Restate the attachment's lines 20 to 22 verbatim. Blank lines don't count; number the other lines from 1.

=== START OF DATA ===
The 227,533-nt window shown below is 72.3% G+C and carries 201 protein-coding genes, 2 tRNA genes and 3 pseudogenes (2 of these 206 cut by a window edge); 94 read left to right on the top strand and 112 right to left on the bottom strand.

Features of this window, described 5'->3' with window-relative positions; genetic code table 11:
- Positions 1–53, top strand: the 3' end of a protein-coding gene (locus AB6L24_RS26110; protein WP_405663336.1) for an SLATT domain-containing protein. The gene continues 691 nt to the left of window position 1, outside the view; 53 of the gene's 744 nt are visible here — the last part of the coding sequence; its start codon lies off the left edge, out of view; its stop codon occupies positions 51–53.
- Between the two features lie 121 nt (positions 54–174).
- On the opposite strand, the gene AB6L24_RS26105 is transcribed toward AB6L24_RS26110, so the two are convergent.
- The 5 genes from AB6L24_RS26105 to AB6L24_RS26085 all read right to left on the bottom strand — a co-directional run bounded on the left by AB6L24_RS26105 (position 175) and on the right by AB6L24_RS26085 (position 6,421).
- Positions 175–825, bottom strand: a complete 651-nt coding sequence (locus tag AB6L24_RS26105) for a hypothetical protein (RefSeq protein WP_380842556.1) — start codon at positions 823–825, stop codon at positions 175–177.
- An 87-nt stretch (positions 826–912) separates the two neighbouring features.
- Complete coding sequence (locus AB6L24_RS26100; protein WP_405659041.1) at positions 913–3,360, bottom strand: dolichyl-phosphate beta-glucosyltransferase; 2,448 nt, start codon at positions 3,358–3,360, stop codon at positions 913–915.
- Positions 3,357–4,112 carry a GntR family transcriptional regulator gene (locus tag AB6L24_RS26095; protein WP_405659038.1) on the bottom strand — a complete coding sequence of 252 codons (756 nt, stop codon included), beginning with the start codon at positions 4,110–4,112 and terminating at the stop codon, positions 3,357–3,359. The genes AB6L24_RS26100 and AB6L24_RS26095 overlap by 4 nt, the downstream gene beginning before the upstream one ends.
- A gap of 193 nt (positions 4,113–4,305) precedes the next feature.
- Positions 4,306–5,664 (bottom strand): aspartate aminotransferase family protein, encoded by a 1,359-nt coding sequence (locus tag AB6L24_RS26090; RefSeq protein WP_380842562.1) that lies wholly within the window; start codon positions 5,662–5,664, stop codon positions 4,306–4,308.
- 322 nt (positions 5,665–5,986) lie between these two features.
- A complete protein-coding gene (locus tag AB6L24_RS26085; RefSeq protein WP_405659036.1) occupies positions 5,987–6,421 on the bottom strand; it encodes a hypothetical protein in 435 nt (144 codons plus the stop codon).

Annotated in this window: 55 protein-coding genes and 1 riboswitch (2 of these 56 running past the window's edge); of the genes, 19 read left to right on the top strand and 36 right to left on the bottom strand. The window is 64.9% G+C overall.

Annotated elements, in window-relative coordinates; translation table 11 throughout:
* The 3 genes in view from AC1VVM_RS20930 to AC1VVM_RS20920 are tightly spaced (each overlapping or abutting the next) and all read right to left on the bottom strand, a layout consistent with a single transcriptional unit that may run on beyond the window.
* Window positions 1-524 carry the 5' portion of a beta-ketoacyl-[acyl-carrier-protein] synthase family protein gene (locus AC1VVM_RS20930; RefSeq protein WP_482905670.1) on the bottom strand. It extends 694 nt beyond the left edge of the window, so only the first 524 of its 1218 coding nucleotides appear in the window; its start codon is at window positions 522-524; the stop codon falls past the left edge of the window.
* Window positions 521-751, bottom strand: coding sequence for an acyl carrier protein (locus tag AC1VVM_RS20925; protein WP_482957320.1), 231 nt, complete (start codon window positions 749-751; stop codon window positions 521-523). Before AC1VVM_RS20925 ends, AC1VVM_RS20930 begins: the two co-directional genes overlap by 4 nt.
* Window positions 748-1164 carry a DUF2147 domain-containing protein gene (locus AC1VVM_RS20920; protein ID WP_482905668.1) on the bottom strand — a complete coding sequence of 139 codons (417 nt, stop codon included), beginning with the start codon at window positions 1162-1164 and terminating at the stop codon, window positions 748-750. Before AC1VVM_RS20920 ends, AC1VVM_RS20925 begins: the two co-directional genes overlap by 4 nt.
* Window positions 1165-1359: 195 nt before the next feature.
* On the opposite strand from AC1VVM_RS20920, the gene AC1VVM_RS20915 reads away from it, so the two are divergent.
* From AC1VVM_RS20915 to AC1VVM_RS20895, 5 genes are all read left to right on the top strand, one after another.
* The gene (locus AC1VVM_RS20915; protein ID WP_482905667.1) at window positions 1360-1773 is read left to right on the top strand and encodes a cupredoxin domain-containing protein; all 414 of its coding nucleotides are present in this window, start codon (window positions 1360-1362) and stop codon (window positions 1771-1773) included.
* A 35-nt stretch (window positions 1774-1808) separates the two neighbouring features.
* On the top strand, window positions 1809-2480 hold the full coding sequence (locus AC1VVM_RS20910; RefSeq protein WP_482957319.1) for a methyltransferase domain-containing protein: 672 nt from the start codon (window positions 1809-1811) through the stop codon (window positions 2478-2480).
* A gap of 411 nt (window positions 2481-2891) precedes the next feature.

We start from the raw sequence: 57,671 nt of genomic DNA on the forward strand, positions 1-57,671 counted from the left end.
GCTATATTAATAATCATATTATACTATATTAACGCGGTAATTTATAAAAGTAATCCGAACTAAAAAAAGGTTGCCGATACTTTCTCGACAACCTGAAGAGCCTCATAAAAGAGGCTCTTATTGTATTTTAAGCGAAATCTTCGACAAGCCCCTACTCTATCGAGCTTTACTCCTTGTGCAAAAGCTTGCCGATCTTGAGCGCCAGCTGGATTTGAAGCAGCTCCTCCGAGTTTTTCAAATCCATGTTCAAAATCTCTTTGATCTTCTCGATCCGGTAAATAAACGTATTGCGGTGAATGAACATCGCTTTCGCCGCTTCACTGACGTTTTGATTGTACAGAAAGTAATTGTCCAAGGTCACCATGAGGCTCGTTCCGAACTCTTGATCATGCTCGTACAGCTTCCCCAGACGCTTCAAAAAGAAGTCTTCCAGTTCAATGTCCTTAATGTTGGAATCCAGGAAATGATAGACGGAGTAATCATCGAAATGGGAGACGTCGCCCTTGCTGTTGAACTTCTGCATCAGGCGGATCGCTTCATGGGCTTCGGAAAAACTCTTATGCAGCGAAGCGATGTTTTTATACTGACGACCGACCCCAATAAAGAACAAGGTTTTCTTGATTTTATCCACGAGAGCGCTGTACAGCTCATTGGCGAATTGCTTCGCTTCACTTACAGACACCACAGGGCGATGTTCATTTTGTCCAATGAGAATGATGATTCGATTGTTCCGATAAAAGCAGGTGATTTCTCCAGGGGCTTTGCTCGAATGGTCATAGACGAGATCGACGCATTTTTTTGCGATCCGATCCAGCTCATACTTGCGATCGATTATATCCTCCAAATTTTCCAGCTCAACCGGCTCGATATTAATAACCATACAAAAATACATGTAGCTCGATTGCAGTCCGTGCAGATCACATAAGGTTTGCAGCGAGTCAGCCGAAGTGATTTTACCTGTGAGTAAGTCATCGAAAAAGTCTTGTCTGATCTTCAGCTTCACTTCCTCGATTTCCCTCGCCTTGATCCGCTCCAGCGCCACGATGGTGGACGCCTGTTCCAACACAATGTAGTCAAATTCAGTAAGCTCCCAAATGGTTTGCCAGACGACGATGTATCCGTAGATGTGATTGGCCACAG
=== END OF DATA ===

* Window positions 748-1164 carry a DUF2147 domain-containing protein gene (locus AC1VVM_RS20920; protein ID WP_482905668.1) on the bottom strand — a complete coding sequence of 139 codons (417 nt, stop codon included), beginning with the start codon at window positions 1162-1164 and terminating at the stop codon, window positions 748-750. Before AC1VVM_RS20920 ends, AC1VVM_RS20925 begins: the two co-directional genes overlap by 4 nt.
* Window positions 1165-1359: 195 nt before the next feature.
* On the opposite strand from AC1VVM_RS20920, the gene AC1VVM_RS20915 reads away from it, so the two are divergent.